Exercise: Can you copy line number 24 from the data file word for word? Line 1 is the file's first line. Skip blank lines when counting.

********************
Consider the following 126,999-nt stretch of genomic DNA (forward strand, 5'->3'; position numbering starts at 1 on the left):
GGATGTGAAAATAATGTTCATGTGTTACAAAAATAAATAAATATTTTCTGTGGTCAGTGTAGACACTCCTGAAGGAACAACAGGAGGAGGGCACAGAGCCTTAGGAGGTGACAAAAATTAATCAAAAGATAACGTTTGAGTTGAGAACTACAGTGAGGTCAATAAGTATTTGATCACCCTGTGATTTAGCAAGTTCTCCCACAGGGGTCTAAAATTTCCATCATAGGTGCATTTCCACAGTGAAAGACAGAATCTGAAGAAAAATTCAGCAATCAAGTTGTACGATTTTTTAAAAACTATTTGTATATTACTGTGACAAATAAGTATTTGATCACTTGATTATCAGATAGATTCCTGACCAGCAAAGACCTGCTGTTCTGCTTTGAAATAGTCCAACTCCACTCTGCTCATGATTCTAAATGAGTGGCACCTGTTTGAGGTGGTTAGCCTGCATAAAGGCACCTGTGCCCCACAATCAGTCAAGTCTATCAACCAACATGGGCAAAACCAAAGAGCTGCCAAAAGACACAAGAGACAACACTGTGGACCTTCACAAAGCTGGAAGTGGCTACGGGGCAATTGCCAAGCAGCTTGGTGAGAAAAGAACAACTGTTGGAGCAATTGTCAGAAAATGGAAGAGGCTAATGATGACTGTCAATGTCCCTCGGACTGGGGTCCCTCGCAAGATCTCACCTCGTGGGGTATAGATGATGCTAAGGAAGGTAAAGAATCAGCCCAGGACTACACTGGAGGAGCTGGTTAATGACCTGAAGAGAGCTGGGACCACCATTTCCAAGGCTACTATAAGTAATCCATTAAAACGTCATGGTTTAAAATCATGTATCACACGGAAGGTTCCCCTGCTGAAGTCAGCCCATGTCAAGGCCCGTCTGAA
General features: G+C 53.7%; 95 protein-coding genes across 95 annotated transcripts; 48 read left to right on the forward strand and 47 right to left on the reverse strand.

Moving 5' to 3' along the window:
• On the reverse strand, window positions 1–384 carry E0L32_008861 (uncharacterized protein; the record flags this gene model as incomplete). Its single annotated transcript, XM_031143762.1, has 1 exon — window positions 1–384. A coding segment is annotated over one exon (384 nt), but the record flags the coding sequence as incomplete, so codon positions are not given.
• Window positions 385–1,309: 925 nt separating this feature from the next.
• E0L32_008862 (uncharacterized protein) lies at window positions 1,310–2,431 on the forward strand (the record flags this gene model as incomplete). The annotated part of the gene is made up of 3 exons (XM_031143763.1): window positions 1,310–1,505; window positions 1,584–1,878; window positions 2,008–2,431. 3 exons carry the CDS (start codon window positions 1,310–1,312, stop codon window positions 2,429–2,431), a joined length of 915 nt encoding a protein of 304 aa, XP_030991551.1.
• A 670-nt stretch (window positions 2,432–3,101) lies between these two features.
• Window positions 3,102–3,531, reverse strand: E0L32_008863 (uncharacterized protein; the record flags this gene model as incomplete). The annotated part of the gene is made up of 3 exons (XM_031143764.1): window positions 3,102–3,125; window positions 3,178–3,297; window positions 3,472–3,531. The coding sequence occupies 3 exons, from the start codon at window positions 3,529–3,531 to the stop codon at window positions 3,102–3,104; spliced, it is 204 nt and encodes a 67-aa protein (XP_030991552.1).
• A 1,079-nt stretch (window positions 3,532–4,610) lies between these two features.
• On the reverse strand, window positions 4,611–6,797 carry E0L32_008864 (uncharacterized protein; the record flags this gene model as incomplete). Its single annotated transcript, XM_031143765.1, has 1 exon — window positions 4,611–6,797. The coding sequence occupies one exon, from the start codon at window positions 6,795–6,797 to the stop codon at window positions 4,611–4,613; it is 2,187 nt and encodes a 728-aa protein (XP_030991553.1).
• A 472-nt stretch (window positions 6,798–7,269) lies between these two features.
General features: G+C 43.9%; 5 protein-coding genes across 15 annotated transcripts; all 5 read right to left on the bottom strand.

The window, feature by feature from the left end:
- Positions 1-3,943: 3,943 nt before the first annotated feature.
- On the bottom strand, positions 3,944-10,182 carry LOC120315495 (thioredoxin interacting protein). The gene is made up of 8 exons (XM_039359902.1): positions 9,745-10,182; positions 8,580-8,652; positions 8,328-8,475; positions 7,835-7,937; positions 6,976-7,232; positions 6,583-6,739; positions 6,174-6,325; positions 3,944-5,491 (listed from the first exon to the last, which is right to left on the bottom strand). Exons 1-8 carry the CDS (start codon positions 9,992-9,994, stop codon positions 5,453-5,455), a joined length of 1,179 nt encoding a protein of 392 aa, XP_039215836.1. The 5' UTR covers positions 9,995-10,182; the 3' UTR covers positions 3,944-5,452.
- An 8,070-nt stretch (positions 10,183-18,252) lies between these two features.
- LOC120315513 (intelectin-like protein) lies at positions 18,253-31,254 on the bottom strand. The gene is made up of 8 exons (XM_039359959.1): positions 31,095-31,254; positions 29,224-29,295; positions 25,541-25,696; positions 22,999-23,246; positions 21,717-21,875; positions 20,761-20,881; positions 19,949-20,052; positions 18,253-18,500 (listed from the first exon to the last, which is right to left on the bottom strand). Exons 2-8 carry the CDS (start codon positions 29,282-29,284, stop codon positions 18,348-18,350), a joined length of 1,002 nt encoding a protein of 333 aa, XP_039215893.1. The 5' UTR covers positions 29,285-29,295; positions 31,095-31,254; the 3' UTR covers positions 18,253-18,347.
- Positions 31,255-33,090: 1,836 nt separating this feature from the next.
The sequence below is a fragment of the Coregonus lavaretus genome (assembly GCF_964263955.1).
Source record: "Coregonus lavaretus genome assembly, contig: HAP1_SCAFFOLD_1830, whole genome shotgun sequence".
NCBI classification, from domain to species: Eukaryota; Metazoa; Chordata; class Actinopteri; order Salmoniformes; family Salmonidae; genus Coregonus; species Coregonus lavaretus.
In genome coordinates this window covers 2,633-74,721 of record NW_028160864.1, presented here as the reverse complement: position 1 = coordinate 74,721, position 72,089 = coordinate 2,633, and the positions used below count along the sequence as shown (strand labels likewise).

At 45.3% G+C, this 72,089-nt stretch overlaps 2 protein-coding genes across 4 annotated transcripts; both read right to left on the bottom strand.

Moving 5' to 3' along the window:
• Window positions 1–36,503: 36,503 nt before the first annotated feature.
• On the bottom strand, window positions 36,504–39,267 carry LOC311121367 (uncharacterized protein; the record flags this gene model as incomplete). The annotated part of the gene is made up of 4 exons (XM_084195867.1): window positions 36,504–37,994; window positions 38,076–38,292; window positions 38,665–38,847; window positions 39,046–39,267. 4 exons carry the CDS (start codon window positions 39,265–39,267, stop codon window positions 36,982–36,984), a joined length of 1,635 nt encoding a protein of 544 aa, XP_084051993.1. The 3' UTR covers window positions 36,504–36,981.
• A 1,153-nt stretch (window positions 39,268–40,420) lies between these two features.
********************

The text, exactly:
At 45.3% G+C, this 72,089-nt stretch overlaps 2 protein-coding genes across 4 annotated transcripts; both read right to left on the bottom strand.